Are You One of the 25% (part two)

As promised here’s part two of the six things that I think people should consider before moving abroad to live. The first part can be found Here. The first part focussed on language learning, not making assumptions and not using the move as a form of escape.

Do bear in mind these are only six of possibly many more things that need to be considered, but with these two blog posts I’ve tried to address some often overlooked things to think about before making that move. So without further ado, here’s my final three things that I think you must think carefully about before you pack up your possessions and drive off towards a new life in foreign parts.

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Downsize: Before you pack away every last thing that you own it’s a good idea to think about what you have and what you are likely to need/use in your new home. If you’re moving into an apartment then sell the lawn mower and other garden related things that are superfluous. Believe me I know someone who moved to a new apartment that had a communal garden tended to by the condominium and he paid to ship his gardening tools to Spain only to have to get rid of them once he was there. Books and DVD’s are heavy and can take up valuable space when paying for shipping. If you really can’t live without your film collection then invest in a disc holder and get rid of the plastic cases that will take up room and ship mostly air in the long run. Books are precious to some people and if that’s you, then take only those that you know you will read again or can’t bear to part with, books that will move from a shelf in one country to sit in boxes in an attic in another is a waste of money.

Think about furnishings, are they suitable for the climate you’re moving to? I shipped two large leather sofas only to discover that leather is horrid to sit on in the Italian summer. If you are packing up and discover towels that have seen better days and rugs that you can read a newspaper through, bin them. And while you’re packing up the kitchen, with every utensil you pick up, ask yourself when you last used it, if the answer is a year or so ago then put it into the charity shop pile.

Go through you’re wardrobe and donate all of those clothes that you’ll never wear abroad. If you’re going to be in rural France on a self-sufficiency drive then get shot of the dinner suits and evening dresses, the pigs and chickens won’t care what you wear. Before moving to Italy I sold all but eight of my 79 pairs of shoes, and since moving here I’ve worn only two pairs of the saved ones.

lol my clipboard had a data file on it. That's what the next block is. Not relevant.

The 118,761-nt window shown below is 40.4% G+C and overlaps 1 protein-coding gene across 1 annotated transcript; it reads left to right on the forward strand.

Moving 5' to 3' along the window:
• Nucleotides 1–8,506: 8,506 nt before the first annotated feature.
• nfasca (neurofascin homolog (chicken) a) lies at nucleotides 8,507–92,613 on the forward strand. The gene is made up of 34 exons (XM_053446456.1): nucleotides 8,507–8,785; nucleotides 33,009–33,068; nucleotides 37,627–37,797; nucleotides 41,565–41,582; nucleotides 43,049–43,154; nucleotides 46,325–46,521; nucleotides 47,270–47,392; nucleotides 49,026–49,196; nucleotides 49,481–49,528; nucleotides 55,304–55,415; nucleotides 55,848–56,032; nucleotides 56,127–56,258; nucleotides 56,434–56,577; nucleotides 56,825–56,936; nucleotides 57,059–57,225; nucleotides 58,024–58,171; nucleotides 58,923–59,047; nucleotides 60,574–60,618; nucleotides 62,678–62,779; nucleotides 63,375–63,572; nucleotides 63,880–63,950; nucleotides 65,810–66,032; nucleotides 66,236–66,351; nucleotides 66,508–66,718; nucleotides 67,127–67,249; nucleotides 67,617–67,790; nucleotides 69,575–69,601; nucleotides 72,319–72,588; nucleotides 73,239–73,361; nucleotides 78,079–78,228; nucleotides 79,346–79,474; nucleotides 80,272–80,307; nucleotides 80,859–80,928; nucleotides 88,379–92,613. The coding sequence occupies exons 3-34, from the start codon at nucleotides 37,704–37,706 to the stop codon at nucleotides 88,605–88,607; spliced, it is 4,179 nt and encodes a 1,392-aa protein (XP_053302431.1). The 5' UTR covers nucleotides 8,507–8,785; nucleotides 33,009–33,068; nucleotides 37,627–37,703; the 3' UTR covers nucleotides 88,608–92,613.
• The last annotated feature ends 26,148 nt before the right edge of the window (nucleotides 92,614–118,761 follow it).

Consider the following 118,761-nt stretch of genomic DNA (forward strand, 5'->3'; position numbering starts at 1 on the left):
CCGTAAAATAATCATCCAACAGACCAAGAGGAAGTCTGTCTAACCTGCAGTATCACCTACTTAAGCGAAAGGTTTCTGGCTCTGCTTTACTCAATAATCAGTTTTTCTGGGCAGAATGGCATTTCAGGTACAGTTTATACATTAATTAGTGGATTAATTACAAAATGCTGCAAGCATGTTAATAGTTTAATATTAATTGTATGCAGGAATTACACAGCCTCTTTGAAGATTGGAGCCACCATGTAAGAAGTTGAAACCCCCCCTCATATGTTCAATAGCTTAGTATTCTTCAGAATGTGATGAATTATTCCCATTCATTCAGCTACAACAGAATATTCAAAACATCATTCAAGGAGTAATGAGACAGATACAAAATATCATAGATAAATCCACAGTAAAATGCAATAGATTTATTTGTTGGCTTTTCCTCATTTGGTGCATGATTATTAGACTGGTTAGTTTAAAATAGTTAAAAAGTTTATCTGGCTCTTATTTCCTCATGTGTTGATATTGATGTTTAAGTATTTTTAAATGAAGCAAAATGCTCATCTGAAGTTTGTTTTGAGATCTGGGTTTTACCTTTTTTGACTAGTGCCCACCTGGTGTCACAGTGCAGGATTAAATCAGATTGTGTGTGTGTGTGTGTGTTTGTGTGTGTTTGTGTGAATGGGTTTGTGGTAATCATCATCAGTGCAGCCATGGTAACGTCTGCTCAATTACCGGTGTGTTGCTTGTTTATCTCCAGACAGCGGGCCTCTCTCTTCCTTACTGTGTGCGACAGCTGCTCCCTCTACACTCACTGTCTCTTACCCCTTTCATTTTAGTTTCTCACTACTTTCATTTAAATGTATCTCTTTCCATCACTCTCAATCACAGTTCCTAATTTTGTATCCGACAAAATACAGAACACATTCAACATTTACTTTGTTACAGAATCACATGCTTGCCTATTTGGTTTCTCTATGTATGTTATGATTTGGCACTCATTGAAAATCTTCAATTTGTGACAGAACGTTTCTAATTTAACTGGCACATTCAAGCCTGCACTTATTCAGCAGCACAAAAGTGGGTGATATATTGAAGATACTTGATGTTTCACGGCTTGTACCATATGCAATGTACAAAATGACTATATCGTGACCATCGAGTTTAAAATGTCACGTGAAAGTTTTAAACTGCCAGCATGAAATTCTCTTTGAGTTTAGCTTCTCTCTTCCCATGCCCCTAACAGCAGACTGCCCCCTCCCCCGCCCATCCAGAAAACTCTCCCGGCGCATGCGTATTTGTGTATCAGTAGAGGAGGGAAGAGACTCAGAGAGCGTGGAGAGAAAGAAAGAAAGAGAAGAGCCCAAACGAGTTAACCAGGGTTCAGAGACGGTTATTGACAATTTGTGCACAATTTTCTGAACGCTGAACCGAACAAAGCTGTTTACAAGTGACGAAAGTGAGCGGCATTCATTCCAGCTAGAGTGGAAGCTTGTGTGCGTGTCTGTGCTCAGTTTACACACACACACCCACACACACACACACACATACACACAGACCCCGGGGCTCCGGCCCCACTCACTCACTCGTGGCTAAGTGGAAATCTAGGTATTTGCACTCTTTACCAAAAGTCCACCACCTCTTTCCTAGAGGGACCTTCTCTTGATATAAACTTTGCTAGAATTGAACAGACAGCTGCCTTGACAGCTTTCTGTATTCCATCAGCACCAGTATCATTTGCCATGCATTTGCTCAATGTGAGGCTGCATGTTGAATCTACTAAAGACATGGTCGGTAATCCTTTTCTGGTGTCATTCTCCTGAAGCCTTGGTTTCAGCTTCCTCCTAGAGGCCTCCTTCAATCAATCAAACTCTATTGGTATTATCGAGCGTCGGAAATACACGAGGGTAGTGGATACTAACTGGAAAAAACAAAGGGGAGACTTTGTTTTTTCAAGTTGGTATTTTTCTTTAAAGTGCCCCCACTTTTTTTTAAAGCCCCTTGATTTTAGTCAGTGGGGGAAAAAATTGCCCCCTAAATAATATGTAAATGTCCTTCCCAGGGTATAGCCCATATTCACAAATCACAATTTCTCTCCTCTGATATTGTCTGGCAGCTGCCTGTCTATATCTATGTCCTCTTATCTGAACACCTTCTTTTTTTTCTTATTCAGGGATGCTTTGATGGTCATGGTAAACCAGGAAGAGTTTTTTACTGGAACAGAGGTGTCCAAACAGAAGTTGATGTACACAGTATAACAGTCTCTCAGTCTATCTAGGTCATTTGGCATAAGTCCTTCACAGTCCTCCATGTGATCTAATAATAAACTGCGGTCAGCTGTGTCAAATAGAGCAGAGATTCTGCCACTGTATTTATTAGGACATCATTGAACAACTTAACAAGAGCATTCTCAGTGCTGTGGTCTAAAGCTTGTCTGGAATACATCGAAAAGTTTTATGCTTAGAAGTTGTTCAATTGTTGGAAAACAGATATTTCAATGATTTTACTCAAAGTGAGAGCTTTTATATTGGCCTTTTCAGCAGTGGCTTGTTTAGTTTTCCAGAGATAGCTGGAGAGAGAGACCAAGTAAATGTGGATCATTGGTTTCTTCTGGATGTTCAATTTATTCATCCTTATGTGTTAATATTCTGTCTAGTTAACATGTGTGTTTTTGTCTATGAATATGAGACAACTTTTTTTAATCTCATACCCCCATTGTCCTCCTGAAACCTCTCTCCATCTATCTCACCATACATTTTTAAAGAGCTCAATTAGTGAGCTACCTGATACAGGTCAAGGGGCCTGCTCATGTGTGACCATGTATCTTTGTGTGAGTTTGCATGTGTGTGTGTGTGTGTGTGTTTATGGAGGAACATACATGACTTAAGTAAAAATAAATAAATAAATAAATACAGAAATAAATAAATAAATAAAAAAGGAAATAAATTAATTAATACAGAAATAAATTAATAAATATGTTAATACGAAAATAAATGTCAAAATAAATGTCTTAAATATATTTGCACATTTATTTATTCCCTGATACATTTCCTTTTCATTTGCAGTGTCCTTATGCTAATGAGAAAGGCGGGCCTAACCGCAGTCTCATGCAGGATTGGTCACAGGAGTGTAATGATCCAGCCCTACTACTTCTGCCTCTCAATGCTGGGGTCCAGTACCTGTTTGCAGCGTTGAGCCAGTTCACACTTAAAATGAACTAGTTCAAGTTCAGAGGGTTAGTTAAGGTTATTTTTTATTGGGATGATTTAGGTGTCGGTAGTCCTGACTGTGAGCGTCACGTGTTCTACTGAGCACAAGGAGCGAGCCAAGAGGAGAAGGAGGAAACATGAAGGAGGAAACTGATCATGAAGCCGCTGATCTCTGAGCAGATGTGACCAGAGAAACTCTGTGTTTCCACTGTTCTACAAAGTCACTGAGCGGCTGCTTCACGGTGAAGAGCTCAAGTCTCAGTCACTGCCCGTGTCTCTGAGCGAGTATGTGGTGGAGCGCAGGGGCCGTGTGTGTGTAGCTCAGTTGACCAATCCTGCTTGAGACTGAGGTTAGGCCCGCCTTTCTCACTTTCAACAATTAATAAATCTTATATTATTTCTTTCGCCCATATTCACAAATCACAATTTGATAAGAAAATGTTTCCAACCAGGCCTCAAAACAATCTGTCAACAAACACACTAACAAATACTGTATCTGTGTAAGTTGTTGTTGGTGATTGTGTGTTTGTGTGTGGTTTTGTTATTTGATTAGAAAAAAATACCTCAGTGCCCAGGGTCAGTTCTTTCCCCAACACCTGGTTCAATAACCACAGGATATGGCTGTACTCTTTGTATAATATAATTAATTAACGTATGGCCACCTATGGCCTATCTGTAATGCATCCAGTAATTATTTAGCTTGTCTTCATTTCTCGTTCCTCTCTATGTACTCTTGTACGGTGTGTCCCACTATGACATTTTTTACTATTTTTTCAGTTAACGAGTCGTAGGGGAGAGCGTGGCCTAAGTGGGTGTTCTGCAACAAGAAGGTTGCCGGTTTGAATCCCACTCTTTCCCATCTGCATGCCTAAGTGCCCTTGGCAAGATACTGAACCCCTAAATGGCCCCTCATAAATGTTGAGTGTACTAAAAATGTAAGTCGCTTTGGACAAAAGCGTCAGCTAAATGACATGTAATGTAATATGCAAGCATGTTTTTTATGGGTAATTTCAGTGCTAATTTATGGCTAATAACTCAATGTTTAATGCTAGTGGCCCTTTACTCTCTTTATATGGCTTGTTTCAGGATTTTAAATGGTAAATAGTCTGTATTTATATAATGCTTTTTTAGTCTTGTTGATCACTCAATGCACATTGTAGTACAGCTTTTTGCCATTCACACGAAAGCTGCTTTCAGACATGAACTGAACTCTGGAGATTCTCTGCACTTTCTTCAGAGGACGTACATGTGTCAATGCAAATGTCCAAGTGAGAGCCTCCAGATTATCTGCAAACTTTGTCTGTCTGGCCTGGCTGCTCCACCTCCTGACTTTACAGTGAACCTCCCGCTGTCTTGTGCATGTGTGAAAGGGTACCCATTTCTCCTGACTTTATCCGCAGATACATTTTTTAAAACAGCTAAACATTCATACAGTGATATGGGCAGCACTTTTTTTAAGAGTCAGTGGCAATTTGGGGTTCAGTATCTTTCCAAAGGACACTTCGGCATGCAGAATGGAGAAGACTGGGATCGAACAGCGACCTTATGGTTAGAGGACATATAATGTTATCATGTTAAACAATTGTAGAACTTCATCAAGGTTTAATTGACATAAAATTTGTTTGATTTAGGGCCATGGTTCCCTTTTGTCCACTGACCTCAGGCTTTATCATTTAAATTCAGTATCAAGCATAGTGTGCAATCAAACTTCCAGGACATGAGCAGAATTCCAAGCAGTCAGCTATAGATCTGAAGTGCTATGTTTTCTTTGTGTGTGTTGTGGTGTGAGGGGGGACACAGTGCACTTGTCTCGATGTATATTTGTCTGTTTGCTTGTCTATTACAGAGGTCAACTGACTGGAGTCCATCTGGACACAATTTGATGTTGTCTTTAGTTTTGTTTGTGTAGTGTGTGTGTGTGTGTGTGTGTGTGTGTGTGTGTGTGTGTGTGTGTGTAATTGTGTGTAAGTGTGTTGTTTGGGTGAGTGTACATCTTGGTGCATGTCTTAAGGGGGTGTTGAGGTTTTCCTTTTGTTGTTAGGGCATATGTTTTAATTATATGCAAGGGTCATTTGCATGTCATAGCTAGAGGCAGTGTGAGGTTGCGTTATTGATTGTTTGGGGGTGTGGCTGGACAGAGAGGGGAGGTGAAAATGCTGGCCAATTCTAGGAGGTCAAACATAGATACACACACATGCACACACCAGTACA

It makes perfect sense to downsize and pay to ship, only what you will need and use. Don’t fall into the trap of buying things to take that you assume you’ll not be able to get in your newly adopted country; unless of course you’re moving to the central plains of Mongolia, and then will you find anywhere to plug in your newly acquired wireless iPod docking station?

Remember, what you don’t take can be sold to go towards your shipping expenses or go to help others either in a charity shop or at a furniture/household charity bank.

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Dispel Belief: We’ve all watched movies like, Under the Tuscan Sun and watched TV shows like, A Year in Provence, that’s cool and I say watch and enjoy, but don’t believe a word of it. There’s nothing more sure to get our wanderlust rising than a well shot film with gorgeous vistas and a bevvy of beautiful people to temp us into falling in love with them. Even if you are partial to conversations with the kitchen wall, chances are you’ll not find yourself, like Shirley Valentine did. The reality is very different. Instead of falling in love with a hunk from Positano and riding on the back of his Vespa with your hands around his toned midriff, you more than likely find yourself on a cramped bus that smells of diesel next to an old contadino with armpits riper than his watermelons. In short if you think your move will be like a film plot or the narrative from a Spanish best seller then don’t move as you’ll be sorely disappointed.

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Don’t Rush: Think carefully about what time of year you’ll be moving, an Italian summer can be oppressive and not best suited to lugging furniture out of a van. Italian winter’s although relatively short can be cold so it’s best not to be moving into a house with no means of heating if there’s a chance there’ll be a metre of snow overnight. Think about the property you’ll be moving too carefully and plan to move at a time best suited to your needs. Also check dates; will it be a bank holiday or is there a festa in town? Nothing will spoil the move if the shops are closed and you can’t get milk for your tea or the streets are shut off for dancing so you can’t pass with your possessions. If you’re planning moving to Italy remember most of the country shuts down in August and never: I repeat. Never plan to move during Ferragosto (August 15) always leave a couple of days either side as the whole country, (including me) will be celebrating.